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What does your office, cubicle, or desk look like?
In my day job, most of my time is spent in a cubicle in front of a computer monitor and a small portion of my time is spent at home in front of a notebook computer sitting at my coffee table. In the office, I have only a few personal items displayed on my desk. I’m not interested in making my cubicle feel like home or comfortable; it’s a place of work and I don’t particularly want to stay there longer than necessary.
A study shows that having any more than one out of five objects on your desk of a personal nature rather than professional could affect your reputation. American managers in the study show a differentiation between professional and “unprofessional” employees, and expect significantly more personal objects to be on display for those they deem “unprofessional.”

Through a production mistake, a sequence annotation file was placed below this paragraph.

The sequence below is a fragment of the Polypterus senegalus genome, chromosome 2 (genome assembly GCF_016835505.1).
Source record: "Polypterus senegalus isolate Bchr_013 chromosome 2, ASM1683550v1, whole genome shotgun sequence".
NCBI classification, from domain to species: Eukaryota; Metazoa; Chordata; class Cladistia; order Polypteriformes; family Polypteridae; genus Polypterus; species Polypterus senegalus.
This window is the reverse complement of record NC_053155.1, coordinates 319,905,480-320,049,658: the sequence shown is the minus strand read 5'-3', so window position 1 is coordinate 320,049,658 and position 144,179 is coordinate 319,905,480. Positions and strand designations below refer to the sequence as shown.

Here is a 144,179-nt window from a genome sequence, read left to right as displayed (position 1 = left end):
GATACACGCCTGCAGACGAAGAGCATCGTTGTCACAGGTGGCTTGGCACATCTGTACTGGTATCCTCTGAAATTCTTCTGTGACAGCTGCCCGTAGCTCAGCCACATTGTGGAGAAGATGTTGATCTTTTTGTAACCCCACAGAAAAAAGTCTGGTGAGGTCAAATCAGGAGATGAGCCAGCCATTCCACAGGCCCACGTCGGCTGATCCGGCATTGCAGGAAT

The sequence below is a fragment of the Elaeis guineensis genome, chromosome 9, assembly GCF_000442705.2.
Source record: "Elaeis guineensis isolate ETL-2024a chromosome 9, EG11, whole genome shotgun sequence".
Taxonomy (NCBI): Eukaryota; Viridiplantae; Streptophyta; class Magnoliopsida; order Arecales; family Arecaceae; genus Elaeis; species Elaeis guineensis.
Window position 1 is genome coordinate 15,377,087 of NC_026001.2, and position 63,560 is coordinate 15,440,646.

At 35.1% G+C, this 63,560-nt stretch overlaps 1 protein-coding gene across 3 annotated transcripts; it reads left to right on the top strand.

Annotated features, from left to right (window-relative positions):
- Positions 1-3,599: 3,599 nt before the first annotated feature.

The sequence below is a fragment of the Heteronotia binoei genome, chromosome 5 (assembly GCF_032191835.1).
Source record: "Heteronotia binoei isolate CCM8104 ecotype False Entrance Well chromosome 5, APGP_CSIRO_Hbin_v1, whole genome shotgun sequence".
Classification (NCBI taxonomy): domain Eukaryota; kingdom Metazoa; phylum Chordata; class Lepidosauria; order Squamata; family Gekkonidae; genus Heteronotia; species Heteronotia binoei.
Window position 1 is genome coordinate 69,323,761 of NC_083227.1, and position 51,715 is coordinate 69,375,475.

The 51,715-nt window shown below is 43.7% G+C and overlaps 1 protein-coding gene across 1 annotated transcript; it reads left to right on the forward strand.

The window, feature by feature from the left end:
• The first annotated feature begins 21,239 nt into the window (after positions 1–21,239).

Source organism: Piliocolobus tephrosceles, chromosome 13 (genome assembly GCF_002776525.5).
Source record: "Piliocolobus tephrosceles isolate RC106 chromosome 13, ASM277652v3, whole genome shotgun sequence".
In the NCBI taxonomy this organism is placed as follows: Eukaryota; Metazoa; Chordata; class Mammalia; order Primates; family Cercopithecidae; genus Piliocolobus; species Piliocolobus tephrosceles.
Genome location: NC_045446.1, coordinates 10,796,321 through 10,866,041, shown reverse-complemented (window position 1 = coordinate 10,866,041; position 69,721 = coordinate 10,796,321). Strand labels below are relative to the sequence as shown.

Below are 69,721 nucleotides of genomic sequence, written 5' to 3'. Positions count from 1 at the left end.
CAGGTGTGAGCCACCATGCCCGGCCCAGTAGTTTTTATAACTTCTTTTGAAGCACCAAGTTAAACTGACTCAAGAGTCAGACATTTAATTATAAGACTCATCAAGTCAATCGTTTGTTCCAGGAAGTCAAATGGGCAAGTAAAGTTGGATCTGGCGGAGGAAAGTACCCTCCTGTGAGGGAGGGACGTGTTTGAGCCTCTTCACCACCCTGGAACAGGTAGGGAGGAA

On the other hand, having more personal items on a desk could increase an employee’s level of happiness, which could then result in higher productivity and good performance. In a boring cubicle farm, where everyone’s workspaces are identical by default, increasing the sense of individuality is important to creating a more human environment.
How many personal items on your desk are too many?
Published or updated November 30, 2010. If you enjoyed this article, subscribe to the RSS feed or receive daily emails. Follow @ConsumerismComm on Twitter and visit our Facebook page for more updates.